I am nearly there, am on a draft of this essay that I feel is close. It’s been years since I started this process, and my family has forgotten I am writing this. But my mother knows of my fascination with my grandfather’s story; she draws parallels whenever she hears other stories like his, these “homebound” stories. There are so many — of soldiers, KMT sympathizers, beloved children — numerous individual heartbreaks of people separated from their families during the war, people waiting to go home.
Over dinner one night, my mother tells me about an article she’d read just that day, about a Chinese village boy who, at the age of 12, during the height of the war, was sent south by his widowed mother. Alone in Taiwan on that first Lunar New Year away from home, he climbed up the mountains, faced the direction he imagined the mainland to be, and shouted “Niang!” — mother — to the wind.
My mother is telling me this on one of the four or five trips she makes every year back to the United States. The marvel of the life I have, I often think, that my mother lives across the world and yet I still see, hear, and touch her so often.
The boy, she tells me, grew up to be a judge who one day found himself, to his great reluctance and sorrow, sentencing a KMT deserter to death, as was the punishment. The deserter had been caught trying to swim across the channel, back to his hometown, which he could see from where he was stationed. The judge understood. He too wanted to go home. He too would have jumped in that ocean. He promised to take the soldier’s remains home one day, and then made it his life’s mission to do so for as many of the displaced veterans as possible.
What about him, I want to know. Did he go home? Did he see his mother again?
My mother shakes her head. She tells me how, decades later, the letter he had smuggled to his mother through a Chinese colleague arrived on the day of her funeral. How he managed to visit his village thirteen months after her death. How he learned from his family that she laid out a bowl of rice topped with fish and meat for him at every meal, that she lit two candles at the window every evening to guide him home, that she slept with a pair of his shorts folded beneath her pillow every single night until she died.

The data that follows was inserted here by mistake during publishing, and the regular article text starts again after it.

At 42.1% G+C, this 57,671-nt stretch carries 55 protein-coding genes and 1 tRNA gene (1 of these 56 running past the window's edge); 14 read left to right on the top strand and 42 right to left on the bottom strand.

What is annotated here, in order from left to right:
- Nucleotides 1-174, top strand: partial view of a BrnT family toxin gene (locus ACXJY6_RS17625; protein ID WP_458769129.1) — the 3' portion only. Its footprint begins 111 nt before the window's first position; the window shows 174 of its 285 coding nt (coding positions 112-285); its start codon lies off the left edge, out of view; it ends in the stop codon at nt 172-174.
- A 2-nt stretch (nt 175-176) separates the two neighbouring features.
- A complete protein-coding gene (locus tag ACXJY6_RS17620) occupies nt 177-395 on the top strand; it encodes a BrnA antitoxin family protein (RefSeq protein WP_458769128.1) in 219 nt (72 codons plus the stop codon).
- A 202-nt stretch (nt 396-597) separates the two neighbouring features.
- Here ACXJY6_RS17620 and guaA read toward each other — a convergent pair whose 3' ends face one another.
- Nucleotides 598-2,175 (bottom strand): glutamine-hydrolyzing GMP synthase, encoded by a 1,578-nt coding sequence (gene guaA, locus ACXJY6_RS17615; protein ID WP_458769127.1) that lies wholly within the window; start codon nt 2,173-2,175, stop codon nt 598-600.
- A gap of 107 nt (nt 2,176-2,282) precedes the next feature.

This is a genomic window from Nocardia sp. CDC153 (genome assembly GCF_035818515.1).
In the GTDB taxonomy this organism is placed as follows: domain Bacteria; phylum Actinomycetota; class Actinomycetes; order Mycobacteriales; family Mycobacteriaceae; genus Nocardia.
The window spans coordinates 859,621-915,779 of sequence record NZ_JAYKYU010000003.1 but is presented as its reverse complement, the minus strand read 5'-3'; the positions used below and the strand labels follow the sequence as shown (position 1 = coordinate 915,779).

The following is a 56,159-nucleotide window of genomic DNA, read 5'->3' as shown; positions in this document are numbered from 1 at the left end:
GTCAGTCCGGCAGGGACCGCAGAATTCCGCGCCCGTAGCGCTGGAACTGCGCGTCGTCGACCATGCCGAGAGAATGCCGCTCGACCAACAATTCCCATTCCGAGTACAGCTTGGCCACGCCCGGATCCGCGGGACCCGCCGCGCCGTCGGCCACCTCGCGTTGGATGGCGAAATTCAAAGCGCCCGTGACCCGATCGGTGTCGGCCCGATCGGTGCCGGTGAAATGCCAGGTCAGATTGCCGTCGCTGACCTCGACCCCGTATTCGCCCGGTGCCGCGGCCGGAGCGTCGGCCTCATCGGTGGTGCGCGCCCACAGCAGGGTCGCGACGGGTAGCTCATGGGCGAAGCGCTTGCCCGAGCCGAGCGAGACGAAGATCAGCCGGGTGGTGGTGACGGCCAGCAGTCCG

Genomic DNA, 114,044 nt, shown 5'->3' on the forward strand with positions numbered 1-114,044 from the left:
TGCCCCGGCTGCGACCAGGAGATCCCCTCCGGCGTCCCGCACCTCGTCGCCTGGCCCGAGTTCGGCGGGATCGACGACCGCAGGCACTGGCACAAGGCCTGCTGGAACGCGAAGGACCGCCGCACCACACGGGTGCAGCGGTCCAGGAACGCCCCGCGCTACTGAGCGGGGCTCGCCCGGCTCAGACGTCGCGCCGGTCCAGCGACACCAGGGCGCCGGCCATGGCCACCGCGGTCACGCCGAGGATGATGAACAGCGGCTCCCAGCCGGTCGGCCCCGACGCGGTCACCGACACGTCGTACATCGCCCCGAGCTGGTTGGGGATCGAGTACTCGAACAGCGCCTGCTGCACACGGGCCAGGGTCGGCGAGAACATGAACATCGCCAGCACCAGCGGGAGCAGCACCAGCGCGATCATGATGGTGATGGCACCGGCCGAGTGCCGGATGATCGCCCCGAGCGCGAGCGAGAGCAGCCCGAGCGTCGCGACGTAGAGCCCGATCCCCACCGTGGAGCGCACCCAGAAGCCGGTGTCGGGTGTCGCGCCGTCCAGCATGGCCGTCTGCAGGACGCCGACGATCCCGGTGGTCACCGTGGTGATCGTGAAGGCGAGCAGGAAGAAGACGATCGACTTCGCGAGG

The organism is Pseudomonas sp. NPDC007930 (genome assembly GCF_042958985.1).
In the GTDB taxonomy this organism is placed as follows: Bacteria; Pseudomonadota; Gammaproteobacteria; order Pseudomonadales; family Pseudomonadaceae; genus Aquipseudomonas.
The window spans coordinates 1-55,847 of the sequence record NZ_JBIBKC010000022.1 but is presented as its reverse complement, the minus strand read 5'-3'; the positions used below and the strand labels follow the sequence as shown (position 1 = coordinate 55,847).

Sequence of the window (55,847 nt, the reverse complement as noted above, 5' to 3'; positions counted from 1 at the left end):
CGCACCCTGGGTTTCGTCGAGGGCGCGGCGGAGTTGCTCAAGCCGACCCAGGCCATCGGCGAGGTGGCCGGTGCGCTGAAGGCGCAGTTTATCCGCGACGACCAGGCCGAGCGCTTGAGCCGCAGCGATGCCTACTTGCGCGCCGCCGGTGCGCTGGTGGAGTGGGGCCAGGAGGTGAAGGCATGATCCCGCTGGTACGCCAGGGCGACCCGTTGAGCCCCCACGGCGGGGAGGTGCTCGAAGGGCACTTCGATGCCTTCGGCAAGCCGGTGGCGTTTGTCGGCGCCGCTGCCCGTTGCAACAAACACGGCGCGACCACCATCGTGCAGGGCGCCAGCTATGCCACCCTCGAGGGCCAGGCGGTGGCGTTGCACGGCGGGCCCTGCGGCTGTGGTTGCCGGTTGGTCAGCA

Tears spring to my eyes. I bow my head and stuff my mouth with rice so my mother won’t see me crying. But I look over and see — her eyes are glassy too.
All my life, I have feared losing my mother to death or freak separation. In the wake of 9/11, I worried about a war that might cut me off from her; I’ve lain awake next to her on the nights before she boarded her plane back to Asia, terrified I might never again listen to her sleeping. I have feared being adrift and alone, the way I’m certain my grandfather felt in Taiwan, but I’ve rarely considered what it is to be my mother. Yet in this moment, as I glance at my mother, I am no longer the child. Through her eyes, I become the judge’s mother, my grandfather’s mother, the mother I might be one day. What is it like to wonder every night if your child is warm, if your child is fed, if your child sleeps dreamlessly? What is it like to never learn the answer?
I become a woman trying to imagine the unimaginable.
In Shanghai, there is a district called Lujiazui — literally, the Lu Family Mouth. Lu is my grandfather’s family name, my mother’s maiden name. Up until the 1990s, the district was relatively quiet, filled with a few warehouses and residences. Now it is one of the financial hubs of Shanghai, overrun with glamorous high-rises. I am told there is a plaque somewhere with the district name. I’ve only been to Shanghai twice, each time briefly, and I’ve never seen it.
Somewhere, in a nearby cemetery, is my great-grandmother’s grave. It is the one in that picture of my grandfather weeping. My mother and her sisters don’t know where it is, and they’ve lost contact with their cousins in Shanghai. And yet, we often talk about finding both — the plaque and the grave. We dream of touching them. This tangible connection to my grandfather’s lao jia, his old home, and ours, this place that is in our DNA.